I found that the nurses on the postpartum ward during my stay were very helpful to get breastfeeding started, without being too in your face about it. They observed Kate's latch, gave me some position tips and when she didn't seem to be getting enough calories, they recommended using the supplemental nursing system to administer formula and they suggested trying to pump my colostrum. They sent us home with some samples of formula, which was most appreciated as we just needed it a few times and were able to avoid buying a whole can. It was just what we needed to get started, but I feel what most strongly influences breastfeeding success is the support received at home.
Prior to becoming pregnant, I had heard about the father's role for supporting breastfeeding and I probably rolled my eyes. In particular, I recall having one patient who at night months was really ready to be done with breastfeeding, but her husband was adamant that he wanted her to breastfeed for a year. The tone of his voice was chilling. I had to ask the patient for a fake urine specimen so I could get her out of the room discretely and ask questions about possible intimate partner abuse. It just felt that if he could be so coercive about breastfeeding, he may be controlling her in other ways. I don't know if it was something he read in his Manual for New Dad's book, as Husband would regularly ask me, "Do you need anything? Can I bring you anything?" while I was nursing. At first I resented it a bit, I felt like an invalid; that I couldn't take care of myself. Then I realised that if I didn't respond, he'd probably stop asking. So I learned that it was okay to ask for a glass of water, or a cup of tea. Mostly I came to appreciate that while checking in on my needs, he was participating in the nursing process.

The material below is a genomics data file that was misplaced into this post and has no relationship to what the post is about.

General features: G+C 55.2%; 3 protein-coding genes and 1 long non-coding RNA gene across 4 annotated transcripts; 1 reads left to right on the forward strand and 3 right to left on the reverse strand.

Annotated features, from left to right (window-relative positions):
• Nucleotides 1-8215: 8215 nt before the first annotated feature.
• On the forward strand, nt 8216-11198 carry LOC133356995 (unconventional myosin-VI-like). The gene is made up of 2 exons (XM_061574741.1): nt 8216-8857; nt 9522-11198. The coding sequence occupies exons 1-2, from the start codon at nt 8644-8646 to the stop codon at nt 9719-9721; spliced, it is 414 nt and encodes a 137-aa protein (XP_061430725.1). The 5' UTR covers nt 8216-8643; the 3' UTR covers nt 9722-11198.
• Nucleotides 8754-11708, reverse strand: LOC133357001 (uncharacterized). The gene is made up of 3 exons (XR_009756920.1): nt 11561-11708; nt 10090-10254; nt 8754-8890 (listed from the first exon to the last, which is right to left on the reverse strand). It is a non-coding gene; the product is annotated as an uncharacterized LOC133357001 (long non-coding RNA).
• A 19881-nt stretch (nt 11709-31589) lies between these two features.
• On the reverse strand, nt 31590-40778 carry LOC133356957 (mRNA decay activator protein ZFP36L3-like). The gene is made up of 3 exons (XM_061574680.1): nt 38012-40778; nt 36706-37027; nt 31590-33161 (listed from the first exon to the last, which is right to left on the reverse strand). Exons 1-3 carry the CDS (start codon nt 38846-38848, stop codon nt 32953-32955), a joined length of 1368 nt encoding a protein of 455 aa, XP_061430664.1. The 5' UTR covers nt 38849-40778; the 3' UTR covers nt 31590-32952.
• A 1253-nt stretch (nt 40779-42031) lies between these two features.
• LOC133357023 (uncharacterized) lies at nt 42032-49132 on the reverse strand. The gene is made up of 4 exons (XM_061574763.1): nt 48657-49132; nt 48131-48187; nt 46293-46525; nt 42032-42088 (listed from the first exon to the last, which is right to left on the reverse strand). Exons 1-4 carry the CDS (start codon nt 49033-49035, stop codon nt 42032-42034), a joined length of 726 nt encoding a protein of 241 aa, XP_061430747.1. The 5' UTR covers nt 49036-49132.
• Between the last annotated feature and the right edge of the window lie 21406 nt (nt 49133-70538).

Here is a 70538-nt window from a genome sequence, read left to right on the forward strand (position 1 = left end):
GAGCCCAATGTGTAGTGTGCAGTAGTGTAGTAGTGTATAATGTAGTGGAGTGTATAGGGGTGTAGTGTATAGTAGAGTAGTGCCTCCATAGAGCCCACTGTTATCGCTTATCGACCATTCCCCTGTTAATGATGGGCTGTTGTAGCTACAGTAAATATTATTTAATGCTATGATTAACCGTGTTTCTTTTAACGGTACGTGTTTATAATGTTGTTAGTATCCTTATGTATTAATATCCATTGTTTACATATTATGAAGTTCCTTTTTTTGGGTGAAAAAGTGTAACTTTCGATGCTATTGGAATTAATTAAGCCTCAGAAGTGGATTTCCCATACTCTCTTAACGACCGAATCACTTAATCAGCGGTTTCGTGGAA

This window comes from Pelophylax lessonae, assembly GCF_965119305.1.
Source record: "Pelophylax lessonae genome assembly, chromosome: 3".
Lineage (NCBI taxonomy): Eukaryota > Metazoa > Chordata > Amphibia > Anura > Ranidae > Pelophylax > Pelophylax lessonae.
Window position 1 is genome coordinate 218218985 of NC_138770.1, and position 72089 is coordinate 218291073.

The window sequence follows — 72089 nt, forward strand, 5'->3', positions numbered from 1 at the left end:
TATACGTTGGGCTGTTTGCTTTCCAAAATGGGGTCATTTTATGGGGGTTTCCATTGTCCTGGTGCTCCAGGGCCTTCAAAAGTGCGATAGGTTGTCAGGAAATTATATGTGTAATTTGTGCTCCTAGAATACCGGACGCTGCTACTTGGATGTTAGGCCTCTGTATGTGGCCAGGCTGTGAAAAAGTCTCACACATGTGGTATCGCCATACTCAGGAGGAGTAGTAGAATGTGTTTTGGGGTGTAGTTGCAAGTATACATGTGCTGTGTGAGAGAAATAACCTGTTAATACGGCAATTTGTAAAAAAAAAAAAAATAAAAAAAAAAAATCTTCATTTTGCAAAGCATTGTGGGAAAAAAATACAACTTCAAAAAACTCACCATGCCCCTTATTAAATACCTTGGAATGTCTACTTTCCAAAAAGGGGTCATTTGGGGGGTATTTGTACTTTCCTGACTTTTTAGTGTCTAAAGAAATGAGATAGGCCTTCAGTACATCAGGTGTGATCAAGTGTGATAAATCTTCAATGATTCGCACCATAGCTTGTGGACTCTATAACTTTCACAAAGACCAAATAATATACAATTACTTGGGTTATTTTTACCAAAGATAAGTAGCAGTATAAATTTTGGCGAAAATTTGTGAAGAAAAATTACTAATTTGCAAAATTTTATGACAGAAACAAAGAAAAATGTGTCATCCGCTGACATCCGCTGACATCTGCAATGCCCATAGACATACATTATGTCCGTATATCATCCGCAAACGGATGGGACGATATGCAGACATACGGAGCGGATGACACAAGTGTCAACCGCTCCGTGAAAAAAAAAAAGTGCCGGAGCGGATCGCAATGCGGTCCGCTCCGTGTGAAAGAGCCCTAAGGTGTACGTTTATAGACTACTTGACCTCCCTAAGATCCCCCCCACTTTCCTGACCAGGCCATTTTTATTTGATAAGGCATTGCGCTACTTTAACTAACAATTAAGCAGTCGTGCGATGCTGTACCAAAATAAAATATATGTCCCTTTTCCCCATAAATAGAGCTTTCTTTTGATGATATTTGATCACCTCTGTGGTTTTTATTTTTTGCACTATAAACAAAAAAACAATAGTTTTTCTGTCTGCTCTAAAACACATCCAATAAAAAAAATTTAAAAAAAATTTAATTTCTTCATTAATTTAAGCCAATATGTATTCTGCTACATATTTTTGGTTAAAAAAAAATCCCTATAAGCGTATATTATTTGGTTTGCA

Until I became proficient at getting Kate to latch and watching her cues, I really didn't feel comfortable breastfeeding in front of anyone else. I still won't say that I'm entirely comfortable breastfeeding in front of my father, but we've both moved on. I didn't feel comfortable at all breastfeeding in front of my in-laws, but I didn't want to have to leave the room every time she needed to feed. I would sit in the corner of the room and use my modesty cover. "Would you like a (burp) cloth?" my mother in law would ask about every five minutes. "No, thank you" was my answer every time, but that really translated to 'No, just please leave me the fuck alone!' Sometimes recognising when she needs privacy is also an important component of support.
Interestingly, while I won't go as far as to say that she was unsupportive, the one person who gave me a hard time about my breastfeeding, was my mother. It started when she first criticised how often I was feeding, and suggested that I should be taking Kate for a walk or rocking her when she cries, rather than nursing. While we were driving from Connecticut to Pennsylvania to visit my aunt, I needed to hand pump during a rest stop just for relief (there was no way I could feed Kate milk that was pumped in a rest station bathroom, but I made Husband pour the milk out, as I couldn't bear to do so). When I walked out of the bathroom stall, my mother was waiting with her arms folded across her chest. "Can we go now?" she demanded in a huff. Clearly, my need to pump for the purpose of comfort was an inconvenience to her.